The most common adverse reactions (ARs) (reported in ≥40% of patients) included: vomiting (82%), rash (80%), abdominal pain (76%), diarrhea (70%), nausea (66%), dry skin (60%), fatigue (56%), musculoskeletal pain (58%), pyrexia (56%), rash acneiform (50%), stomatitis (50%), headache (48%), paronychia (48%), and pruritus (46%). The most common grade ≥ 3 ARs were diarrhea (16%), pyrexia (8%), vomiting (6%), rash (6%), paronychia (6%), acneiform rash (4%), dermatitis (4%), nausea (2%), headache (2%), skin infection (2%), and hematuria (2%). Permanent discontinuation due to an adverse reaction occurred in 12% of patients who received selumetinib.

Dose interruptions and dose reductions due to an adverse reaction occurred in 80% and 24% of patients who received selumetinib, respectively.

“For the first time, patients and families impacted by this incurable genetic condition have an approved medicine to treat the resulting plexiform neurofibromas. I would like to thank our research partners, the NCI, the Neurofibromatosis Therapeutic Acceleration Program (NTAP), the Children’s Tumor Foundation (CTF), the NF1 patient community and, most importantly, the children, parents and doctors who participated in the SPRINT clinical trial program,” noted Dave Fredrickson, executive vice president, oncology business unit, AstraZeneca

“We are so excited for the entire NF community today! This announcement from the FDA about Koselugo (selumetinib) is a tremendous step towards our ultimate dream – approved treatments for all forms of neurofibromatosis,” said Annette Bakker, Ph.D., President of the Children’s Tumor Foundation.

“We believe that FDA approval of this treatment helps not only a subset of NF1 patients, it opens the door to increased interest in all forms of NF by pharmaceutical companies. We are already experiencing it – the number of companies interested in NF1, NF2, and schwannomatosis is growing rapidly,” she added.

“Previously, there were no medicines approved for this disease. This approval [of selumetinib] has the potential to change how symptomatic, inoperable NF1 plexiform neurofibromas are treated and provides new hope to these patients,” Roy Baynes, MD, Ph.D.,senior vice president and head of global clinical development, chief medical officer, Merck Research Laboratories,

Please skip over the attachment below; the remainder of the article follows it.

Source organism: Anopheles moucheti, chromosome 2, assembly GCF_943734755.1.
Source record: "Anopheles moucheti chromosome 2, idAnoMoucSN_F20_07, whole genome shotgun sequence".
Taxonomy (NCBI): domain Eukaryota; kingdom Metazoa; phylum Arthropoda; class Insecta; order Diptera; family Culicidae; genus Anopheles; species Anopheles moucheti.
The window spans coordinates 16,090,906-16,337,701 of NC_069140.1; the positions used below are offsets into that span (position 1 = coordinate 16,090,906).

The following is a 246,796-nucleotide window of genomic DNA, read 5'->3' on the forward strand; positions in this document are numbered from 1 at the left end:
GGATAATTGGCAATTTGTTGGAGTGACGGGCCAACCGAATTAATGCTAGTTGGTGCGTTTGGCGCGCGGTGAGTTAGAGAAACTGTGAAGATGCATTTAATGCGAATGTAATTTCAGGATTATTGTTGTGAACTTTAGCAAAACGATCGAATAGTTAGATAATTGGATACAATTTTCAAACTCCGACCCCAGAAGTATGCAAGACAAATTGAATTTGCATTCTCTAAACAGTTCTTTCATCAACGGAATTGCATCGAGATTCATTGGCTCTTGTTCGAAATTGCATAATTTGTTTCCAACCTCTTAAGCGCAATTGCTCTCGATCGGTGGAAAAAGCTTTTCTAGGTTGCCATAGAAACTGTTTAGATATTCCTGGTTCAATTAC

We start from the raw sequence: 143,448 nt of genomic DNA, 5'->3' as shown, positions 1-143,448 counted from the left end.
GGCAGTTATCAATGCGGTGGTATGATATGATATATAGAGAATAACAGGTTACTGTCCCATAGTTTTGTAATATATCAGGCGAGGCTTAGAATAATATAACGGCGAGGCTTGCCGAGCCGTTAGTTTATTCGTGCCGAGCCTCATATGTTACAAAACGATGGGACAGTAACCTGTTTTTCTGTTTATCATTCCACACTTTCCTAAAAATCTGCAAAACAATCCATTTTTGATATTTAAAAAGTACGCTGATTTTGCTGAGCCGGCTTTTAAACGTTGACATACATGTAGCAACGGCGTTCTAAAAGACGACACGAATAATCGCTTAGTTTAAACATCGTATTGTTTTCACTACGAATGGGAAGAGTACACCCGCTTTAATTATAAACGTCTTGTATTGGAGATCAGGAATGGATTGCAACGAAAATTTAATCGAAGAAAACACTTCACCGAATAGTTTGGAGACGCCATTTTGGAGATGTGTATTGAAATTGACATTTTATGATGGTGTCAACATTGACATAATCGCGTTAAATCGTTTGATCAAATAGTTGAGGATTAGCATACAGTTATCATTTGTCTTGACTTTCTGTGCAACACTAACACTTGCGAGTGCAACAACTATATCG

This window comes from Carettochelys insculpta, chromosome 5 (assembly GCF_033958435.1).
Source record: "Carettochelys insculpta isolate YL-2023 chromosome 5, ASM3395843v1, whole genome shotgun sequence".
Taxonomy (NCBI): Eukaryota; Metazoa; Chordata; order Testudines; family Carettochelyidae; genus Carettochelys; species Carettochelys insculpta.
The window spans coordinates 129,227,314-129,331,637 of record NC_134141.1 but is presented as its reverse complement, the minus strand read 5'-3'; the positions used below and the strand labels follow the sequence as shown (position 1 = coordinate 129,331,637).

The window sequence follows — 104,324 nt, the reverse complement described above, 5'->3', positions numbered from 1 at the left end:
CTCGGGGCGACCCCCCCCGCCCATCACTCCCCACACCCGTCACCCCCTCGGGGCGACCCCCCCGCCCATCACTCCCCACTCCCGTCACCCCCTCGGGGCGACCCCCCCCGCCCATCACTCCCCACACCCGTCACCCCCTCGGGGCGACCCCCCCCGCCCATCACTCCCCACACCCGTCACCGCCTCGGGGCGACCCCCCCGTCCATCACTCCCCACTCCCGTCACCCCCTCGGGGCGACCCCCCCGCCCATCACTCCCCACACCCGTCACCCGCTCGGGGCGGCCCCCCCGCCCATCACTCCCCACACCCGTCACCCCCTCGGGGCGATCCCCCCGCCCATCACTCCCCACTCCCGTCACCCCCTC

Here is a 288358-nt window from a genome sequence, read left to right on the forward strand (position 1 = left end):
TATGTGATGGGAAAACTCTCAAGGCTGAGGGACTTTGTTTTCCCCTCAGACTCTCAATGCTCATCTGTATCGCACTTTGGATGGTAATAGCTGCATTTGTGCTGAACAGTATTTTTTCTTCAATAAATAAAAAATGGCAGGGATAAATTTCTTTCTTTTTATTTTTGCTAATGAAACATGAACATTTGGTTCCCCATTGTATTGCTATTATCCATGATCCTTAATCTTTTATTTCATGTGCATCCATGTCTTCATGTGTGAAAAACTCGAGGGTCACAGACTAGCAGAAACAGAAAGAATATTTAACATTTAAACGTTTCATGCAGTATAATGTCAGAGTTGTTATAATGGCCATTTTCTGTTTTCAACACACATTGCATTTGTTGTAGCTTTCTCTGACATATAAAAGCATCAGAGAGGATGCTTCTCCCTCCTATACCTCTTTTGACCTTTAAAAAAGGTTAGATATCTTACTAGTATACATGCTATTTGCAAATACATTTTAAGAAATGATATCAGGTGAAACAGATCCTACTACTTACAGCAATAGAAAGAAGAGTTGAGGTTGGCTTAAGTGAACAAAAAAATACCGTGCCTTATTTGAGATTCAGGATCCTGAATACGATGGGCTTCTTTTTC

Brigitte C. Widemann, M.D., principal investigator of the SPRINT clinical trial and chief, National Cancer Institute Pediatric Oncology Branch, said, “Selumetinib has made a difference for many children in this trial. This is an important treatment advance for patients and their families.”

Other developments
Many other MEK inhibitors are also now in a clinical trial, including mirdametinib (formerly PD-0325901) from SpringWorks Therapeutics, a company which the Children’s Tumor Foundation helped spin-off from Pfizer.

Clinical trials
MEK 1/2 Inhibitor Selumetinib (AZD6244 Hydrogen Sulfate) in Adults With Neurofibromatosis Type 1 (NF1) and Inoperable Plexiform Neurofibromas – NCT02407405

Reference
[1] Karajannis MA, Ferner RE. Neurofibromatosis-related tumors: emerging biology and therapies. Curr Opin Pediatr. 2015;27(1):26–33. doi:10.1097/MOP.0000000000000169
[2] Evans DG, Howard E, Giblin C, et al. Birth incidence and prevalence of tumor-prone syndromes: estimates from a UK family genetic register service. Am J Med Genet A. 2010;152A(2):327–332. doi:10.1002/ajmg.a.33139
[3] Stephens K, Kayes L, Riccardi VM, Rising M, Sybert VP, Pagon RA. Preferential mutation of the neurofibromatosis type 1 gene in paternally derived chromosomes. Hum Genet. 1992;88(3):279–282. doi:10.1007/bf00197259
[4] Pinson S, Wolkenstein P. La neurofibromatose 1 (NF1) ou maladie de Von Recklinghausen [Neurofibromatosis type 1 or Von Recklinghausen’s disease]. Rev Med Interne. 2005;26(3):196–215. doi:10.1016/j.revmed.2004.06.011
[5] Ferner RE. Neurofibromatosis 1 and neurofibromatosis 2: a twenty first century perspective. Lancet Neurol. 2007;6(4):340–351. doi:10.1016/S1474-4422(07)70075-3
[6] Seminog OO, Goldacre MJ. Risk of benign tumours of nervous system, and of malignant neoplasms, in people with neurofibromatosis: population-based record-linkage study. Br J Cancer. 2013;108(1):193–198. doi:10.1038/bjc.2012.535
[7] Gross AM, Wolters PL, Dombi E, et al. Selumetinib in Children with Inoperable Plexiform Neurofibromas. N Engl J Med. 2020;382(15):1430–1442. doi:10.1056/NEJMoa1912735